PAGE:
When retrieving a single record in Django, the ORM offers two possible methods:
.first(). Let's learn how each one works and when to use them.
Django's most basic way to retrieve a single record is the .get() method. It is used as follows:
burger = Menu.objects.get(name="Beef Burger")
Quick facts about
It retrieves only one record.
If no record exists that meets the given criteria, it raises a
If more than one record with the given criteria exists, it raises a
A different way to get one record is to use .first() on a QuerySet. For example:
burger = Menu.objects.filter(name="Beef Burger").first()
Quick facts about
It will return the first item of a recordset.
If no record exists, it returns
Handling unexpected situations
If Django's ORM can't return one record (i.e. there is either no record, or there are more than one), you have to catch the relevant exception. For example:
try: return Menu.objects.get(name="Beef Burger") except Menu.DoesNotExist: raise Exception("Could not find a burger") except Menu.MultipleObjectsReturned: raise Exception("Found too many burgers")
.first(), the only unexpected situation is if no record was present in the QuerySet. Since it's not a problem if multiple records exist that meet the criteria, we have to deal only with the one case. For example:
burger = Menu.objects.filter(name="Beef Burger").first() if not burger: raise Exception("Could not find a burger") return burger
Did you notice the differences between the two above? For
.get() we have to deal with more "error" scenarios. But why is that? The
.get() method expects no more and no less than one record to be returned, whereas
.first() assumes there might be multiple records, and it returns the first. So we have a fundamental difference in the assumptions each of these makes.
Should we care? Does it really make a difference which of the two methods we use if we get the same result?
I used to think it didn't matter, but I was wrong.
.get()might point to a problem with our Model that we are unaware of. If we are expecting only one record to be returned, but we get back multiple, we have failed to make sure that one of the fields (or multiple ones) enforce a unique constraint. Handling this at a database layer is crucial. If we had used
.first(), and had not added a unique constraint, we might have never noticed if there were multiple records where we are expecting only one.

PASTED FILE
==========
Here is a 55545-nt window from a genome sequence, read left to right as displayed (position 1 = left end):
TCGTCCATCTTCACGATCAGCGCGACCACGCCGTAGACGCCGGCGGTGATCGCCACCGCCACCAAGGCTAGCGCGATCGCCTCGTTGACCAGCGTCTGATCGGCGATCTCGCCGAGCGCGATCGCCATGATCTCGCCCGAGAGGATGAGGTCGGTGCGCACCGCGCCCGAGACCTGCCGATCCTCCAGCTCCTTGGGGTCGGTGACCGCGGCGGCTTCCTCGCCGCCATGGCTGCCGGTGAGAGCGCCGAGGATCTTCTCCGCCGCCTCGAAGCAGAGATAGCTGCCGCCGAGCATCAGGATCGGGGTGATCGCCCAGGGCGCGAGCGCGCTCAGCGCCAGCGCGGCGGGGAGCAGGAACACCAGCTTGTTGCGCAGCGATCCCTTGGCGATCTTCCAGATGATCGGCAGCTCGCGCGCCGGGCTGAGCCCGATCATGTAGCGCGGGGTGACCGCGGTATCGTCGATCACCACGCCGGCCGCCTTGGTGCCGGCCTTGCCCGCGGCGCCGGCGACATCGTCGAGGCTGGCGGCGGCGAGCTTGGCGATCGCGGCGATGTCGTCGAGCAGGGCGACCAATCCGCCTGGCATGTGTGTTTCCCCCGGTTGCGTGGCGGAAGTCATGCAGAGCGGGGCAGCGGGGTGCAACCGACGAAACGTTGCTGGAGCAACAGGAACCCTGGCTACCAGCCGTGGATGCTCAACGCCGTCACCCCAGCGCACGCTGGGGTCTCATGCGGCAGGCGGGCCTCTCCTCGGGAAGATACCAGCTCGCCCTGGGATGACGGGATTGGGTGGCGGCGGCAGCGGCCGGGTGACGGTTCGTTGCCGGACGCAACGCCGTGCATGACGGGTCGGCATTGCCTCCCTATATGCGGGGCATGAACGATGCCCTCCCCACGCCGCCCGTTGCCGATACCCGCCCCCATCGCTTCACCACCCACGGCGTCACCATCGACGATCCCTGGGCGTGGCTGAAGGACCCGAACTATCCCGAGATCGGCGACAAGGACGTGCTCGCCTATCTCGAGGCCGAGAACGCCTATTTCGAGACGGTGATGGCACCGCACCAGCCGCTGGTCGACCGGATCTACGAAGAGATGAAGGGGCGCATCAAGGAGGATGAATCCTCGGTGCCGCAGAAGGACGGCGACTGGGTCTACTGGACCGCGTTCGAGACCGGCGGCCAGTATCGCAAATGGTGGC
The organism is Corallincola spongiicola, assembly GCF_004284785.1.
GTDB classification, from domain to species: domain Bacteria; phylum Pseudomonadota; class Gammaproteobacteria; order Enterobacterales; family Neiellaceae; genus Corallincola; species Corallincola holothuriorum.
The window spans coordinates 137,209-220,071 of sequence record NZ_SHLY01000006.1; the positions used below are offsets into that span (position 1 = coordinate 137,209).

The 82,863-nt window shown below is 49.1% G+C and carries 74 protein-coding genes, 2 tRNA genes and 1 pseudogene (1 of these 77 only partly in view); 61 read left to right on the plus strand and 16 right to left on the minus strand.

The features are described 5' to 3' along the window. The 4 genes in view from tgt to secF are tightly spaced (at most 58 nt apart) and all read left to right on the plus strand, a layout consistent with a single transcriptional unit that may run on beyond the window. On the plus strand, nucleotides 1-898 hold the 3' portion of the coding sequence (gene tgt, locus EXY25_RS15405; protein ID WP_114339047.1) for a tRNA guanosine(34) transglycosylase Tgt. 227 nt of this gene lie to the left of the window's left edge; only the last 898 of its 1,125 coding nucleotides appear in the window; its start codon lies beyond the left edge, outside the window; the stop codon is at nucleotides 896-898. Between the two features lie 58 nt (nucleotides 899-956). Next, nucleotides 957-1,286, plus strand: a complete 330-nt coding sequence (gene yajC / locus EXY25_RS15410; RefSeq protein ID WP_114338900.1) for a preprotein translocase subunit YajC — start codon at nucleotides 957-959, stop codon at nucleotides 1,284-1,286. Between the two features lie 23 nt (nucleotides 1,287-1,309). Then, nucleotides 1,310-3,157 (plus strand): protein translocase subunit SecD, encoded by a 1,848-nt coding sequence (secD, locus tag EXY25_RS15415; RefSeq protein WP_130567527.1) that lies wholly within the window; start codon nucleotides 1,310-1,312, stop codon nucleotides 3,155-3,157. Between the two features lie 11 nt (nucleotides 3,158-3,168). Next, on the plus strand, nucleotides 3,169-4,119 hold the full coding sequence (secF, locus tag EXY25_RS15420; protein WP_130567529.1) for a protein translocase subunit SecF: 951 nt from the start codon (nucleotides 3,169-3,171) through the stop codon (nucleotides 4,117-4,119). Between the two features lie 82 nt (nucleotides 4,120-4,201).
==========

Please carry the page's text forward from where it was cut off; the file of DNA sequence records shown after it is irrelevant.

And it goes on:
What about readability? I never thought about how the code reads in each case, and what it tells the reader about the data models. When you use
.get(), the reader will (or should) know immediately that the record should be unique for the fields you filtered on. However, if you use
.first(), it implies to the reader that multiple records might exist, but you only care about the first one.
When to use which
.get() when you are expecting only one (or a maximum of one) record to be returned. The code makes your intentions clear, and there's less room for undetected errors.
.first() when you know there might be multiple records (and that's ok), but you only care about the first. In most cases you should also have some order defined on the model (or specified on your query), otherwise the first record might be random. In some cases you might not even care about the order, but just be aware of it.
If you use
.first(), you run the risk of using the
None(in the case of no record found) as a different return data type to signify the fact that nothing was found. It's not very likely, but I've caught myself doing this. I wrote about that trap here.
The SQL query generated by
.get()does not have a limit. So if you have multiple records, before the
MultipleObjectsReturnedexception is raised, your database will return all the records matching that criteria. But using
LIMIT 1to your query, so it will only ever return one record. Be careful which one you choose.
If you query the database and only ever expect one record (maximum) to be returned, don't use
.first(), but rather
.get() instead. You'll thank yourself later.